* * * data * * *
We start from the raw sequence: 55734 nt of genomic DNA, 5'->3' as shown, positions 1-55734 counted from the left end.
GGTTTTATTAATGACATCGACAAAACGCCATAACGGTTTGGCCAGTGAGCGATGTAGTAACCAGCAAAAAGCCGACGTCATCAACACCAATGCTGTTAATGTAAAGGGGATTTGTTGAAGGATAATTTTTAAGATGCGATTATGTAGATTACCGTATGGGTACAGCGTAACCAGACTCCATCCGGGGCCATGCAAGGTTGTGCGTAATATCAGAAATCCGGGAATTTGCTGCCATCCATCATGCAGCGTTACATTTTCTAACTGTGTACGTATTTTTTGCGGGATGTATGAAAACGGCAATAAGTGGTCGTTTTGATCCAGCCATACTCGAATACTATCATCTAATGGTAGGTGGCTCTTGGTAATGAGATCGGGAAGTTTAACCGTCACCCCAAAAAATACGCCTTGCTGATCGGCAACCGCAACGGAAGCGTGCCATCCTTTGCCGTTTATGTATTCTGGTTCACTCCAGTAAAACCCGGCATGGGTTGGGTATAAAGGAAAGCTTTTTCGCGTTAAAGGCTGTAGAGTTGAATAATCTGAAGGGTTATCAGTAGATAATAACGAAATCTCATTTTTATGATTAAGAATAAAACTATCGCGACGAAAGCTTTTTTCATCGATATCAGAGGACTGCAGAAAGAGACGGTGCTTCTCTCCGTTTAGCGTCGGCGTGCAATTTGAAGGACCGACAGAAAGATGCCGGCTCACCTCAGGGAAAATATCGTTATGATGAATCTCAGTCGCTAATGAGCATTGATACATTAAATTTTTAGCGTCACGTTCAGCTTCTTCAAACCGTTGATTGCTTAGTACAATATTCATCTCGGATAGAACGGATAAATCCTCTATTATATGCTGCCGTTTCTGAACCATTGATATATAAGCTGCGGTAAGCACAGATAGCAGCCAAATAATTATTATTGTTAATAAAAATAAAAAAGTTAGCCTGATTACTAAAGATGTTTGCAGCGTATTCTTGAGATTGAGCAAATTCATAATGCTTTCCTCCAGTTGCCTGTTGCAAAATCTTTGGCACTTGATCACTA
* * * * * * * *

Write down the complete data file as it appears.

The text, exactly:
We start from the raw sequence: 55734 nt of genomic DNA, 5'->3' as shown, positions 1-55734 counted from the left end.
GGTTTTATTAATGACATCGACAAAACGCCATAACGGTTTGGCCAGTGAGCGATGTAGTAACCAGCAAAAAGCCGACGTCATCAACACCAATGCTGTTAATGTAAAGGGGATTTGTTGAAGGATAATTTTTAAGATGCGATTATGTAGATTACCGTATGGGTACAGCGTAACCAGACTCCATCCGGGGCCATGCAAGGTTGTGCGTAATATCAGAAATCCGGGAATTTGCTGCCATCCATCATGCAGCGTTACATTTTCTAACTGTGTACGTATTTTTTGCGGGATGTATGAAAACGGCAATAAGTGGTCGTTTTGATCCAGCCATACTCGAATACTATCATCTAATGGTAGGTGGCTCTTGGTAATGAGATCGGGAAGTTTAACCGTCACCCCAAAAAATACGCCTTGCTGATCGGCAACCGCAACGGAAGCGTGCCATCCTTTGCCGTTTATGTATTCTGGTTCACTCCAGTAAAACCCGGCATGGGTTGGGTATAAAGGAAAGCTTTTTCGCGTTAAAGGCTGTAGAGTTGAATAATCTGAAGGGTTATCAGTAGATAATAACGAAATCTCATTTTTATGATTAAGAATAAAACTATCGCGACGAAAGCTTTTTTCATCGATATCAGAGGACTGCAGAAAGAGACGGTGCTTCTCTCCGTTTAGCGTCGGCGTGCAATTTGAAGGACCGACAGAAAGATGCCGGCTCACCTCAGGGAAAATATCGTTATGATGAATCTCAGTCGCTAATGAGCATTGATACATTAAATTTTTAGCGTCACGTTCAGCTTCTTCAAACCGTTGATTGCTTAGTACAATATTCATCTCGGATAGAACGGATAAATCCTCTATTATATGCTGCCGTTTCTGAACCATTGATATATAAGCTGCGGTAAGCACAGATAGCAGCCAAATAATTATTATTGTTAATAAAAATAAAAAAGTTAGCCTGATTACTAAAGATGTTTGCAGCGTATTCTTGAGATTGAGCAAATTCATAATGCTTTCCTCCAGTTGCCTGTTGCAAAATCTTTGGCACTTGATCACTA